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Old 06-22-2024, 02:12 PM
tdlwhite tdlwhite is offline
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Default Removing pick chirp with iZotope plugin

I've had a few recordings in the past where pick noise/chirp has really annoyed me -- once I key in on it when listening, I can't un-hear it!

While practicing a Molly Tuttle picking pattern (from White Freightliner), I was hearing a bunch of pick noise, so I did a quick recording to see if I could use iZotope RX 8 De-Click plugin to kill it. (it's an old version of the plugin from a few years ago, but I've been using it on voice stuff and it works well).

Here's the recording with me cutting between full audio, de-clicked, and clicks only:



Funnily enough, the pick noise wasn't bad in this recording -- not one of the annoying ear-catchy pick chirps. the De-Click plugin does remove clicks, and it doesn't mess up the sound BUT - for this track, I wouldn't bother with it.

Future tracks, if they've got a nasty chirp, might get the de-click treatment though...

Tom
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Old 06-22-2024, 06:40 PM
Rudy4 Rudy4 is offline
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It's even easier to run a Chap Stick along the pick edge before hitting the red button!
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Old 06-22-2024, 10:34 PM
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Yes, the Chap Stick works with a pick. Also, if you don't mind changing your strings just a tad sooner, there's Music Nomad String Fuel. It helps my fingers glide on the strings. Not the exact OP situation, but just as much of a noise producer.

When I recently sat with a local mastering engineer who was about to master my song, there was a moment when he asked in passing if I wanted him to take out some string squeaks. But the moment passed, and morphed into another part of the song, and the squeaks were forgotten. They remain in the song. I've grown to like them.

I assume he was going to work some kind of iZotope magic. I wonder how that works?
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Last edited by b1j; 06-22-2024 at 10:41 PM.
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Old 06-23-2024, 10:31 AM
tdlwhite tdlwhite is offline
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Quote:
Originally Posted by Rudy4 View Post
It's even easier to run a Chap Stick along the pick edge before hitting the red button!
But I can't do that retroactively! I'm sure I have some recordings where the pick chirp drove me crazy, and I *could* go back and de-click them. (I won't!)

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Originally Posted by b1j View Post
...It helps my fingers glide on the strings. Not the exact OP situation, but just as much of a noise producer.

When I recently sat with a local mastering engineer who ... I've grown to like them.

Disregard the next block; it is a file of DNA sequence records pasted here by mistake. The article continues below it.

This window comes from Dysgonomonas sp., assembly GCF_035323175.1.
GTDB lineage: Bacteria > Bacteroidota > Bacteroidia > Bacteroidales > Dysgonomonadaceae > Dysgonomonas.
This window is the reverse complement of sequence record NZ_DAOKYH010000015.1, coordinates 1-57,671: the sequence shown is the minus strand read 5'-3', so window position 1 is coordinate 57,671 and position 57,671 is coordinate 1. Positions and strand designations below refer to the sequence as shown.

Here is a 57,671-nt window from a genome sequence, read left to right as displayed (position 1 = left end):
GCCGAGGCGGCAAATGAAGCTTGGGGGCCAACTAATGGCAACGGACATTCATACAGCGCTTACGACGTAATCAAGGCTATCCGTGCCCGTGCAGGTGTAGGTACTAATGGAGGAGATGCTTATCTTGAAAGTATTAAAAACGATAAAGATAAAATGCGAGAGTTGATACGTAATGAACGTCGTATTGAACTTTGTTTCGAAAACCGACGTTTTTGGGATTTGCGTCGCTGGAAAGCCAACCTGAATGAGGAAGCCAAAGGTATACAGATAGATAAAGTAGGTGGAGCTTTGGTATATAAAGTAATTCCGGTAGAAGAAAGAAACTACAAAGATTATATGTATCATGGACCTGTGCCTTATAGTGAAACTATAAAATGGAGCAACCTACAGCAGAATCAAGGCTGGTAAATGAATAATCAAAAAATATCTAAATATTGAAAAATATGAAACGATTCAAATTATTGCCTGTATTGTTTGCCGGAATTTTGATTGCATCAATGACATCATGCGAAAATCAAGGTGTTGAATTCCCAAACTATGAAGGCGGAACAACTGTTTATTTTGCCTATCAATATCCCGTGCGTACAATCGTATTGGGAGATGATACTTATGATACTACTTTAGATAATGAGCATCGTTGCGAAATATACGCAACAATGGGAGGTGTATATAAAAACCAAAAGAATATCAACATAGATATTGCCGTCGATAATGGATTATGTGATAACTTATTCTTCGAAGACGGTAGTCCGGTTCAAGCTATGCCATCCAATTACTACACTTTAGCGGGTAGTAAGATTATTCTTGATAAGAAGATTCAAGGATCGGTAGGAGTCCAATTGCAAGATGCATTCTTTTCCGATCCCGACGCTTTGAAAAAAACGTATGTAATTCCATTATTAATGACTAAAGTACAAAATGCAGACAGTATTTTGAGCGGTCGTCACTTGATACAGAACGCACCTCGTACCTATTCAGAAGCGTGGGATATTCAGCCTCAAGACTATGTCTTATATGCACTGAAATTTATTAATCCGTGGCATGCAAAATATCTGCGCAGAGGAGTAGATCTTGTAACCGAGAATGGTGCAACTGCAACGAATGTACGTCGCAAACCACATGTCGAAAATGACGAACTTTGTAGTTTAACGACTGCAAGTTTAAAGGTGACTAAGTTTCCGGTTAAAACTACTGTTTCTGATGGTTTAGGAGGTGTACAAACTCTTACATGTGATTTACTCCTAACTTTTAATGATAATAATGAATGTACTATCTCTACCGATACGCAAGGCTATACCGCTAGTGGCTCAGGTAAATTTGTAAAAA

I assume he was going to work some kind of iZotope magic. I wonder how that works?
Yeah, string squeak is a different annoyance - I find some brands of string easier to stomach (so I just leave it when it happens, although I'll adjust my playing if there's a particularly egregious part with squeaks).

I figure iZotope (and others) just kill frequencies with some adjustment for attack/decay like a compressor. There might be some more mathematical magic going on though!
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Old 06-23-2024, 07:47 PM
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Doug Young Doug Young is offline
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Quote:
Originally Posted by tdlwhite View Post

I figure iZotope (and others) just kill frequencies with some adjustment for attack/decay like a compressor. There might be some more mathematical magic going on though!
Spectral editing. A bit like the way you can have photoshop remove an item in a photo and fill in the gaps with stuff it finds in the surrounding area.

Here's a demo I did for Acoustic Guitar quite a few years ago when the plugin first came out. I show the plugin first, which I find to work in simple cases - but sometimes it either isn't enough or does some damage. But then I show the more serious way to remove noises in the spectral editor:



I definitely agree the best solution is to avoid making the noises in the first place, but if needed, iZotope can *usually* clean them up with little or no audible trace.
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Old 06-24-2024, 06:07 AM
Eastbound Eastbound is offline
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I will normally use a fast attack/release compressor to beat that pick transient down some. I tweak the attack setting to minimize the transient